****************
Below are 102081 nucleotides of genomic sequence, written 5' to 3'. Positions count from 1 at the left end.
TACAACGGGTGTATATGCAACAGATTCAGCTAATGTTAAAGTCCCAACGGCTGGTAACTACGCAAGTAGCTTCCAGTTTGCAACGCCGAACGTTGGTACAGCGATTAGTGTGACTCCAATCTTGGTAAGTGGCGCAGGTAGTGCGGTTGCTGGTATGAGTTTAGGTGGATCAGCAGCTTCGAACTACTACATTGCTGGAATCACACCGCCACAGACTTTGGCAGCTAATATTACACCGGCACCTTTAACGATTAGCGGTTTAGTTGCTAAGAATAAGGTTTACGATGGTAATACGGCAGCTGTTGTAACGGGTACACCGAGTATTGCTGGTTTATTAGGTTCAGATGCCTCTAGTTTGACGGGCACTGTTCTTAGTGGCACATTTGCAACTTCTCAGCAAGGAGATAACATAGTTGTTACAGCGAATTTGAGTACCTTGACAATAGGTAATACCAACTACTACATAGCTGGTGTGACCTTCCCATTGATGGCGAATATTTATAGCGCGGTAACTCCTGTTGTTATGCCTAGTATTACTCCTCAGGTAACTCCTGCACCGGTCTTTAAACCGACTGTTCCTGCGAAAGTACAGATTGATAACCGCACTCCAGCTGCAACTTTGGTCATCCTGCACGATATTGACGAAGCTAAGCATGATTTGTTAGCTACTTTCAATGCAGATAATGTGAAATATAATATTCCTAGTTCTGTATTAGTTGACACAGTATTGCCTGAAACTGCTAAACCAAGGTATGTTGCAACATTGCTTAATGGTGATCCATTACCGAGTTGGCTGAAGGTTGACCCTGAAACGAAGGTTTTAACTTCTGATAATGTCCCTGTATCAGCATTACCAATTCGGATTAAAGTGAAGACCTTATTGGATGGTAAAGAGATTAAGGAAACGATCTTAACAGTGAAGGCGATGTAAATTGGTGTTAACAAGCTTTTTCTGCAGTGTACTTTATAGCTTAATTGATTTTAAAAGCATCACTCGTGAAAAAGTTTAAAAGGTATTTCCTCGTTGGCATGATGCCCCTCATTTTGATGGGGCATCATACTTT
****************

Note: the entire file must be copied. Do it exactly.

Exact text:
Below are 102081 nucleotides of genomic sequence, written 5' to 3'. Positions count from 1 at the left end.
TACAACGGGTGTATATGCAACAGATTCAGCTAATGTTAAAGTCCCAACGGCTGGTAACTACGCAAGTAGCTTCCAGTTTGCAACGCCGAACGTTGGTACAGCGATTAGTGTGACTCCAATCTTGGTAAGTGGCGCAGGTAGTGCGGTTGCTGGTATGAGTTTAGGTGGATCAGCAGCTTCGAACTACTACATTGCTGGAATCACACCGCCACAGACTTTGGCAGCTAATATTACACCGGCACCTTTAACGATTAGCGGTTTAGTTGCTAAGAATAAGGTTTACGATGGTAATACGGCAGCTGTTGTAACGGGTACACCGAGTATTGCTGGTTTATTAGGTTCAGATGCCTCTAGTTTGACGGGCACTGTTCTTAGTGGCACATTTGCAACTTCTCAGCAAGGAGATAACATAGTTGTTACAGCGAATTTGAGTACCTTGACAATAGGTAATACCAACTACTACATAGCTGGTGTGACCTTCCCATTGATGGCGAATATTTATAGCGCGGTAACTCCTGTTGTTATGCCTAGTATTACTCCTCAGGTAACTCCTGCACCGGTCTTTAAACCGACTGTTCCTGCGAAAGTACAGATTGATAACCGCACTCCAGCTGCAACTTTGGTCATCCTGCACGATATTGACGAAGCTAAGCATGATTTGTTAGCTACTTTCAATGCAGATAATGTGAAATATAATATTCCTAGTTCTGTATTAGTTGACACAGTATTGCCTGAAACTGCTAAACCAAGGTATGTTGCAACATTGCTTAATGGTGATCCATTACCGAGTTGGCTGAAGGTTGACCCTGAAACGAAGGTTTTAACTTCTGATAATGTCCCTGTATCAGCATTACCAATTCGGATTAAAGTGAAGACCTTATTGGATGGTAAAGAGATTAAGGAAACGATCTTAACAGTGAAGGCGATGTAAATTGGTGTTAACAAGCTTTTTCTGCAGTGTACTTTATAGCTTAATTGATTTTAAAAGCATCACTCGTGAAAAAGTTTAAAAGGTATTTCCTCGTTGGCATGATGCCCCTCATTTTGATGGGGCATCATACTTT